The Good Place actress Jameela Jamil is not afraid to share her opinions. In fact, she kind of makes a habit of it, offering her thoughts on feminism and body image on social platforms -- sometimes in the form of pointed takedowns of other famous people (take, for example, her recent slam of Jamie Lynn Spears for supporting "bulimic messaging").
But while the outspoken feminist receives a lot of support online, she also sometimes finds herself the target of backlash online, including from fellow liberals. At a Television Critics Association panel promoting TBS' new game show Misery Index, hosted by Jamil, TV Guide asked the actress and self-deprecating social media maven about some of the responses she's been getting for her work online.
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"I'm quite lucky in that I get kind of 90 percent support, but the 10 percent of people who sometimes critique what I'm saying, sometimes they're right," Jamil said. "So I just say sorry, and I learn from it and promise to do better. And I think that not having an ego is the only way to be an activist because then you can actually make change."Jameela Jamil at the TCA Winter Press Tour at The Langham Huntington Hotel on Feb. 11, 2019 in Pasadena, California." data-image-credit="Charley Gallay / Getty Images for Turner" data-image-alt-text="Jameela Jamil" data-image-credit-url="" data-image-target-url="" data-image-title="Jameela Jamil" data-image-filename="jameela-news.jpg" data-image-date-created="2019/02/12" data-image-crop="" data-image-crop-gravity="" data-image-aspect-ratio="" data-image-height="1380" data-image-width="2070" data-image-do-not-crop="" data-image-do-not-resize="" data-image-watermark="" data-lightbox="">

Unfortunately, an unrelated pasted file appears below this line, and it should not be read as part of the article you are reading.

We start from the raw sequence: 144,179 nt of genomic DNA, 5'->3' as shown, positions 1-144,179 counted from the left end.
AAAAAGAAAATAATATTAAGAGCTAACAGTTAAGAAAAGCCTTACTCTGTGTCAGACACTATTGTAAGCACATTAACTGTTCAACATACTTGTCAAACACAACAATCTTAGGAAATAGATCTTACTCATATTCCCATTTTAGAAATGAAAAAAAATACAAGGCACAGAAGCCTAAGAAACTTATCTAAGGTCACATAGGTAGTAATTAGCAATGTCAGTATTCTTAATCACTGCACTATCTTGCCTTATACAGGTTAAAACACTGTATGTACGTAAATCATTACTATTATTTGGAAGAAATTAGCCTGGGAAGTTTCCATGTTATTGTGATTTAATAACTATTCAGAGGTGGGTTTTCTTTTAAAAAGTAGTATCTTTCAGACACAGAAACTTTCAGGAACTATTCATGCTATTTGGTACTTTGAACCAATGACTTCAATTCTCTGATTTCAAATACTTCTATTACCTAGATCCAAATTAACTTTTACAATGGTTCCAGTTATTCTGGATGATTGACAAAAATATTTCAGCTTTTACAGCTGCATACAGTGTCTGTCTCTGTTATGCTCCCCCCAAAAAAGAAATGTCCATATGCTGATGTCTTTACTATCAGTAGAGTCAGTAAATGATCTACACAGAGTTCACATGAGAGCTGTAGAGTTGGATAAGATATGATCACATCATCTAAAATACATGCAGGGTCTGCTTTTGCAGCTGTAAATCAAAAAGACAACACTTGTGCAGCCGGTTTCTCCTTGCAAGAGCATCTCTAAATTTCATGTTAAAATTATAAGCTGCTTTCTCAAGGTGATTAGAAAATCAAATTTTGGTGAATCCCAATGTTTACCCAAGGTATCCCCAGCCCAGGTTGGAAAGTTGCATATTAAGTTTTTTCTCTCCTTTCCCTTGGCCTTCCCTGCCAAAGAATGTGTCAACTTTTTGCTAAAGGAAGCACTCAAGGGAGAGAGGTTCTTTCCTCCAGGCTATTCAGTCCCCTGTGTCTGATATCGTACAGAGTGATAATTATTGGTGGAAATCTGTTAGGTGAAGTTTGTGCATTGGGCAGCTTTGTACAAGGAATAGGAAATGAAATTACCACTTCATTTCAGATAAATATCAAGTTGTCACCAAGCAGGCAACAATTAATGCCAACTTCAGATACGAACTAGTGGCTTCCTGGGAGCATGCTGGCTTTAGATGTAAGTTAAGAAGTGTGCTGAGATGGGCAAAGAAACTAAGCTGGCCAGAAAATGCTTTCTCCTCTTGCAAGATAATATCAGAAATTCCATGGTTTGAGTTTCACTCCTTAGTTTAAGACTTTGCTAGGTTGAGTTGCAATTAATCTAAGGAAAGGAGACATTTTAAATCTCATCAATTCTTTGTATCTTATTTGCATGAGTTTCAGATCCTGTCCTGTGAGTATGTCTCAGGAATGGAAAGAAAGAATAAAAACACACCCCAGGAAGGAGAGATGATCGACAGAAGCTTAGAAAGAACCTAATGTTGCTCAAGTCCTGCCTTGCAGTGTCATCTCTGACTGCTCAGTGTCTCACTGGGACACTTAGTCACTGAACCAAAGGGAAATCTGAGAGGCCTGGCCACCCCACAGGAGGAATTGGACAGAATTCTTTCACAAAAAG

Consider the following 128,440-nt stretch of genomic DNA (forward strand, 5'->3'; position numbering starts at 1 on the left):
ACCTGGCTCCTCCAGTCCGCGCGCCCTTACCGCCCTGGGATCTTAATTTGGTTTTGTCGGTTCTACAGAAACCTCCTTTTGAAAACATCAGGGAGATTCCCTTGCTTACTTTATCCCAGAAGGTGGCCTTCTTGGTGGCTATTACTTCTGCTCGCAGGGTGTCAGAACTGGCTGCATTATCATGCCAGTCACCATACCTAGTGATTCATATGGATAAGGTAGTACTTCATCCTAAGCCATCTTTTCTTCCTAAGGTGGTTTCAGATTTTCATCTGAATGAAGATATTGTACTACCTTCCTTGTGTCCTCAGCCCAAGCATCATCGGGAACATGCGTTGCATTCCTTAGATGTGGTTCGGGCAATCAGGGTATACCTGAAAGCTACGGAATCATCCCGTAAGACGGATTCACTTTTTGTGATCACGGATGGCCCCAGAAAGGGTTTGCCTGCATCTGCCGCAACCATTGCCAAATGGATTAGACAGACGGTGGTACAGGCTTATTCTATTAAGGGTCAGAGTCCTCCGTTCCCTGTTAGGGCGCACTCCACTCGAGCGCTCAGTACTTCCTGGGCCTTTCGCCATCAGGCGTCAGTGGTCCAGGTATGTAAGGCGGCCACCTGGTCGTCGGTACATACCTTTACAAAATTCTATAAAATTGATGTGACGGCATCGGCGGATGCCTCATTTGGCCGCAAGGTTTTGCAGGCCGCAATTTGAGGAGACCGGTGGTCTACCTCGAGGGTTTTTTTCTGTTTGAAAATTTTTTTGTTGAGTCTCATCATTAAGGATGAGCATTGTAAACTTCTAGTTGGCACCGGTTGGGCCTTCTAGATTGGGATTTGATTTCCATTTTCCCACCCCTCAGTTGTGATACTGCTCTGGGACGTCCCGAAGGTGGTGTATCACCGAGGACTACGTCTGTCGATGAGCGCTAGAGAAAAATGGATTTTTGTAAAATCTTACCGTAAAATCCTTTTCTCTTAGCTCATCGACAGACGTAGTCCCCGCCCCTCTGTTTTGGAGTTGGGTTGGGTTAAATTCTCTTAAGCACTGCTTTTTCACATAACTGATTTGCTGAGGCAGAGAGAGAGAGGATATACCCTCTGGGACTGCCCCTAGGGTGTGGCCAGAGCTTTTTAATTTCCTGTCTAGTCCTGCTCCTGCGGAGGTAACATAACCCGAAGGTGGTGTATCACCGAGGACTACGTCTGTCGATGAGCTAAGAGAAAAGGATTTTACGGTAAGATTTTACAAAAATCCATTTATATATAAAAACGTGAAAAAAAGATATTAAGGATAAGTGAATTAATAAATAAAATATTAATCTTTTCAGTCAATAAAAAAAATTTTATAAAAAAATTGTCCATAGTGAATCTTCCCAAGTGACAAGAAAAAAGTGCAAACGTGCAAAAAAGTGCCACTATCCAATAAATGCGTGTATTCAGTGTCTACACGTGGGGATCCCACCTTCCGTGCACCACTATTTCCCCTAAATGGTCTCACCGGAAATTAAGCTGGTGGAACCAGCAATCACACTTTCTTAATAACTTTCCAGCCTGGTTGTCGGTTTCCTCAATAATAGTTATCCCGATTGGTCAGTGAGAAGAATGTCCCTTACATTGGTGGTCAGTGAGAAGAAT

Jamil -- who has criticized the likes of Cardi B (for promoting a weight loss tea), Khloé Kardashian (for using "fat-shaming" language) and Iggy Azalea (for promoting meal-replacement shakes) -- was recently dragged after appearing as a spokesmodel for Aerie clothing in a campaign she described as "inclusive of everyone." Critics complained about her categorization, given that Aerie doesn't carry sizes for plus-size women. Jamil ultimately apologized and said the company was working on adding more inclusive sizing.
But Jamil says she takes the criticism in stride.
"I think there's a lot of woke bashing these days," she said. "'Mirror, mirror on the wall, who is the wokest of them all?' And I don't really believe in that. I think we're all sort of feminists in progress. They are, I am. So yeah, I feel very calm about it and I'm lucky to have had pretty strong support."
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